Monday, October 24, 2011

"Contradictions in the Word of God": #4- How Much Did David Pay for the Threshing Floor?

What was the price paid to Ornan for the Threshing Floor? One Explanation.

Without delving into the entire background of this account, suffice it to say the text in 2 Samuel 24:24 states “So David bought the threshing floor and the oxen for fifty shekels of silver.” The Chronicler in 1 Chronicles 21:25 also relates this story and writes “So David gave to Ornan for the place six hundred shekels of gold by weight.”

I guess if you are convinced the Bible is not the Word of God and contains errors then you will likely see several errors when comparing these two verses. For example:

1. 2 Samuel says David paid Araunah for the threshing floor. 1 Chronicles says he paid Ornan.

2. 2 Samuel says David bought “the threshing floor and the oxen.” 1 Chronicles says he bought “the place.”

3. 2 Samuel says David paid 50 shekels. 1 Chronicles says it was 600 shekels.

4. 2 Samuel notes these 50 shekels were of silver. 1 Chronicles notes it was 600 shekels of gold.

So, you have just found 4 contradictions or errors in the Bible.

On the other hand, if, like me, you believe the Bible is, indeed, the very Word of God, a God who never makes mistakes or deceives, given by Him to men who faithfully wrote His Word, protected from error as they wrote then you know there is an explanation to these apparent and alleged contradictions.

I know some speculate on the possibility the later copyists of the Hebrew manuscripts may have copied a letter incorrectly resulting in a change of the numeric value. Given the Hebrews often used specific letters for numerals that is always possible. Personally, I am not convinced that is the case in this particular situation.

Let me briefly look at each of these alleged problems.

1. Hopefully this particular “problem” may be easily dismissed. Most folks accept the fact that Araunah and Ornan are the same individual. For example, I have a friend whose first name is “Arthur”. The only people who call him “Arthur” are those who don’t know him. Most folks call him by his middle name. Some who know him very well use the initials of his first and middle name. Perhaps “Ornan” is a shortened version of “Araunah” or a nickname, I have no idea. But I see no reason to charge the Bible with an error on this account.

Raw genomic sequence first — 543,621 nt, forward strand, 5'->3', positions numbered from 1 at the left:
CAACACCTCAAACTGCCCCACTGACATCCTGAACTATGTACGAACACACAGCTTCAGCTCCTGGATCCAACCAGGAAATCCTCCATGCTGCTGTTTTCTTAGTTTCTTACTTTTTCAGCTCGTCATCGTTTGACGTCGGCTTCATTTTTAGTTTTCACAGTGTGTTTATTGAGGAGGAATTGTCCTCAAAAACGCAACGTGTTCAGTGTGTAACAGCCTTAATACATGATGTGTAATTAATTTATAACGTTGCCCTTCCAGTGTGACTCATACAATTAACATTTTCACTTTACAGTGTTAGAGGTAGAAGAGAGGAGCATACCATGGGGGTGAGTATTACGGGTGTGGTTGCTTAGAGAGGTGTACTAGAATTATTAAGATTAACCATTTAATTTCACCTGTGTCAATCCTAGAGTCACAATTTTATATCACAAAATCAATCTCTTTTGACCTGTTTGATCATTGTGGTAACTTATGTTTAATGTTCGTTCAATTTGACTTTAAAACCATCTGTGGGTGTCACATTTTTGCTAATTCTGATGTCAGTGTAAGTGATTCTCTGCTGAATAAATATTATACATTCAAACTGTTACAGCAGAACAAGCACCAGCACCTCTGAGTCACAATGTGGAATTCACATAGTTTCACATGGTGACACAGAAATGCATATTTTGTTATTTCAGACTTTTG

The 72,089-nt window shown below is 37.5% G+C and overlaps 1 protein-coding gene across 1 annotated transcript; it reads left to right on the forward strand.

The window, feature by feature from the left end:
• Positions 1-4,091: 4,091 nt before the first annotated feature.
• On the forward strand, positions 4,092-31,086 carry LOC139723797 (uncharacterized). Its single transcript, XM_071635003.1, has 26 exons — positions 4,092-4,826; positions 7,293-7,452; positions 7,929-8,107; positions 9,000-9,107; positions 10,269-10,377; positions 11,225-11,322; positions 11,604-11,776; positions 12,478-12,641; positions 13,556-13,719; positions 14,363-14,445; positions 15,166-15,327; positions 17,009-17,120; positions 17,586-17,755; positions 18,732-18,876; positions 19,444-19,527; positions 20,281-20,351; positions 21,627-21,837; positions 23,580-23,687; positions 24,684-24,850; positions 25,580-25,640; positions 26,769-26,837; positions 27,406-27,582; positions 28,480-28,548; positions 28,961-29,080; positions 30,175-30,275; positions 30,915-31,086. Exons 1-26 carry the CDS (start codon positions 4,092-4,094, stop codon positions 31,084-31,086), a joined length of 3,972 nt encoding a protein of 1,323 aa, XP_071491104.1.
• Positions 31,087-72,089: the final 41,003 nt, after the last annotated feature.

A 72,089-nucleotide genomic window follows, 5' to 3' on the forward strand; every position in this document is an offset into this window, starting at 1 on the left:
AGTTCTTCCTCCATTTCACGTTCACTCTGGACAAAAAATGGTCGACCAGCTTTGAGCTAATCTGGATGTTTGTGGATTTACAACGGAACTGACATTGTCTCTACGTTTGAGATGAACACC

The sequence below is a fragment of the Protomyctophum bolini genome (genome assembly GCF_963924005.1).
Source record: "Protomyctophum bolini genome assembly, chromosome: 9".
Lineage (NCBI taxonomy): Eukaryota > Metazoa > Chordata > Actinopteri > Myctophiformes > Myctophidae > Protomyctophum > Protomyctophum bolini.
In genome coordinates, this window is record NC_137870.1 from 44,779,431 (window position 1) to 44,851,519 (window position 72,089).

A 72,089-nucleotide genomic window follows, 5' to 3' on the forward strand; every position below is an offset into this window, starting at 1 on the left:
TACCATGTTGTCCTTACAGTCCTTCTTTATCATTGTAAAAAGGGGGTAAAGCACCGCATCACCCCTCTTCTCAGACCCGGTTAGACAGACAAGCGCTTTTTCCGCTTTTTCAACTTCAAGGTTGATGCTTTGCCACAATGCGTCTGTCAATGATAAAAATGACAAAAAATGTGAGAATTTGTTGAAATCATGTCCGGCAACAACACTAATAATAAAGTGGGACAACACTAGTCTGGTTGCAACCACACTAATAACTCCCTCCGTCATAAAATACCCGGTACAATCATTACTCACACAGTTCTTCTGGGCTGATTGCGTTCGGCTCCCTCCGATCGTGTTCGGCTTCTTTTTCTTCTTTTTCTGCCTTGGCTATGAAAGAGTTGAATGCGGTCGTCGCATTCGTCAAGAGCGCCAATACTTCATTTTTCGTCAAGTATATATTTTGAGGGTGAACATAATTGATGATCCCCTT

2. Of importance is the fact that 1 Chronicles was written at a later date than 2 Samuel. While it retells the events of David’s reign as king, it adds information to the accounts in 2 Samuel. David did buy Ornan’s threshing floor and oxen per 2 Samuel. Threshing floors were not all that large. But 2 Chronicles does not simply say the threshing floor and the oxen. Rather it states David paid for “the place”.

The author of 2 Samuel ends his account with this story, but no so for the Chronicler. In verse 29 of 1 Chronicles 21, David ponders the present location of the Tabernacle, the portable house of worship. Chapter 22 then accounts David’s decision to build a Temple. And the Chronicler discusses the location for the building of that permanent house of worship in 2 Chronicles 3:1 – the threshing floor of Ornan the Jebusite.

There is no way the Temple would ever fit in the confines of a former threshing floor Threshing floors were not very large. Therefore, the building was built on the floor purchased by Ornan (per 2 Samuel 24) but extended outward from there on top of Mt. Moriah. I see the 2 Samuel passage referring to David’s immediate intent to obtain the threshing floor and oxen in order to construct an altar and offer a sacrifice for his sin of numbering the people (2 Samuel 24:17-19). But, after doing so (2 Samuel 24:25), he is impressed by God to obtain more of the land on top of Mt. Moriah (“the place” of 1 Chronicles 21) for the future building of the Temple.

3. If, as I believe, we are looking at two distinct transactions, probably made roughly at the same time, there is no difficulty with the different prices. 50 shekels would be an appropriate price for the threshing floor itself and the oxen to satisfy David’s immediate need. 600 shekels would be a fair price for the surrounding land (“the Place”).

4. Again, if we are dealing with two separate transactions, the difference in silver and gold poses no problem. A crude example from my personal life will illustrate this. There have been times when, in my love of McDonalds, I order a meal and pay with cash (e.g, $5 in U.S. currency). While I am eating, I am joined by family members who also want to eat. Being a good father, I offer to pay. Alas, no more currency. So I whip out my debit card and create a second transaction (e.r., $20 on my debit card). The first was for my immediate need (threshing floor and oxen); the second for a “future” need (the place). The first was paid with currency (silver); the second with a debit card (gold). The first cost me very little (50 shekels); the second was a higher cost (600 shekels).